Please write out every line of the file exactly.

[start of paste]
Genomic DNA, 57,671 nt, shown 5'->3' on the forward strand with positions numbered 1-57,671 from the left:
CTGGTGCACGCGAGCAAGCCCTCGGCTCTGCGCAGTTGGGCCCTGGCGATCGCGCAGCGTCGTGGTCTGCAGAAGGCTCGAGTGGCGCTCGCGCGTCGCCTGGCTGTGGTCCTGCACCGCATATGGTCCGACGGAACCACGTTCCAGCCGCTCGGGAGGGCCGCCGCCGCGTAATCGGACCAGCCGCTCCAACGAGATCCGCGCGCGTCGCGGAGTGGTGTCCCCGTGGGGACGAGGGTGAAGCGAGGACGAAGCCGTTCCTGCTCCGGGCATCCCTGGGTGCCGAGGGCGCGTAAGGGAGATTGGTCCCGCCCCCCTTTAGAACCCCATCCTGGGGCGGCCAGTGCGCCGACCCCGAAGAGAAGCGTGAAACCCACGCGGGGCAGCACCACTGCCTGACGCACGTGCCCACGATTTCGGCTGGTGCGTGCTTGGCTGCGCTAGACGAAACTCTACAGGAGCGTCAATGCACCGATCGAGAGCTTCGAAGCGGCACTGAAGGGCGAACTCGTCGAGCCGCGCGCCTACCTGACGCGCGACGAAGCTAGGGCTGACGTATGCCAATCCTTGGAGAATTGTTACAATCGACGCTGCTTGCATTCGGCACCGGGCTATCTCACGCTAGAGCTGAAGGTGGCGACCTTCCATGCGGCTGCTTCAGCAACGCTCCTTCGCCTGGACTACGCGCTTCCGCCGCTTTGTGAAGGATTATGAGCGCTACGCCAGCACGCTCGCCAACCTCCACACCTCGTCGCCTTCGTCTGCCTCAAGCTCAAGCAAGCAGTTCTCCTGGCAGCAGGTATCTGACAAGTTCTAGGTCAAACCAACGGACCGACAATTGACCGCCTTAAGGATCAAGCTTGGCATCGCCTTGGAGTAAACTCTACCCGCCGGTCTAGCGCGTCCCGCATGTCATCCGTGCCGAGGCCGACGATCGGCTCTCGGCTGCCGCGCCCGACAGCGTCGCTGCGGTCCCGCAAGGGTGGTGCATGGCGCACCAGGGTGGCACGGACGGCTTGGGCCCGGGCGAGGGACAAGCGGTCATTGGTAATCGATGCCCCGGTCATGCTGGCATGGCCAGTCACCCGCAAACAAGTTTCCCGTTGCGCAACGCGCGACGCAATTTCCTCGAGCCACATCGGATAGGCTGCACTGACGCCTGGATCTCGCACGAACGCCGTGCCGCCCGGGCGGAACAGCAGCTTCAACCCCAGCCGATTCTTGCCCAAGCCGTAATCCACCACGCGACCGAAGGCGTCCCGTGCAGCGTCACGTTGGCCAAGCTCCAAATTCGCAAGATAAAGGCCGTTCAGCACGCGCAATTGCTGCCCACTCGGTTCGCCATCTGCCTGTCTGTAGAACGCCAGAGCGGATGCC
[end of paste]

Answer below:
Genomic DNA, 57,671 nt, shown 5'->3' on the forward strand with positions numbered 1-57,671 from the left:
CTGGTGCACGCGAGCAAGCCCTCGGCTCTGCGCAGTTGGGCCCTGGCGATCGCGCAGCGTCGTGGTCTGCAGAAGGCTCGAGTGGCGCTCGCGCGTCGCCTGGCTGTGGTCCTGCACCGCATATGGTCCGACGGAACCACGTTCCAGCCGCTCGGGAGGGCCGCCGCCGCGTAATCGGACCAGCCGCTCCAACGAGATCCGCGCGCGTCGCGGAGTGGTGTCCCCGTGGGGACGAGGGTGAAGCGAGGACGAAGCCGTTCCTGCTCCGGGCATCCCTGGGTGCCGAGGGCGCGTAAGGGAGATTGGTCCCGCCCCCCTTTAGAACCCCATCCTGGGGCGGCCAGTGCGCCGACCCCGAAGAGAAGCGTGAAACCCACGCGGGGCAGCACCACTGCCTGACGCACGTGCCCACGATTTCGGCTGGTGCGTGCTTGGCTGCGCTAGACGAAACTCTACAGGAGCGTCAATGCACCGATCGAGAGCTTCGAAGCGGCACTGAAGGGCGAACTCGTCGAGCCGCGCGCCTACCTGACGCGCGACGAAGCTAGGGCTGACGTATGCCAATCCTTGGAGAATTGTTACAATCGACGCTGCTTGCATTCGGCACCGGGCTATCTCACGCTAGAGCTGAAGGTGGCGACCTTCCATGCGGCTGCTTCAGCAACGCTCCTTCGCCTGGACTACGCGCTTCCGCCGCTTTGTGAAGGATTATGAGCGCTACGCCAGCACGCTCGCCAACCTCCACACCTCGTCGCCTTCGTCTGCCTCAAGCTCAAGCAAGCAGTTCTCCTGGCAGCAGGTATCTGACAAGTTCTAGGTCAAACCAACGGACCGACAATTGACCGCCTTAAGGATCAAGCTTGGCATCGCCTTGGAGTAAACTCTACCCGCCGGTCTAGCGCGTCCCGCATGTCATCCGTGCCGAGGCCGACGATCGGCTCTCGGCTGCCGCGCCCGACAGCGTCGCTGCGGTCCCGCAAGGGTGGTGCATGGCGCACCAGGGTGGCACGGACGGCTTGGGCCCGGGCGAGGGACAAGCGGTCATTGGTAATCGATGCCCCGGTCATGCTGGCATGGCCAGTCACCCGCAAACAAGTTTCCCGTTGCGCAACGCGCGACGCAATTTCCTCGAGCCACATCGGATAGGCTGCACTGACGCCTGGATCTCGCACGAACGCCGTGCCGCCCGGGCGGAACAGCAGCTTCAACCCCAGCCGATTCTTGCCCAAGCCGTAATCCACCACGCGACCGAAGGCGTCCCGTGCAGCGTCACGTTGGCCAAGCTCCAAATTCGCAAGATAAAGGCCGTTCAGCACGCGCAATTGCTGCCCACTCGGTTCGCCATCTGCCTGTCTGTAGAACGCCAGAGCGGATGCC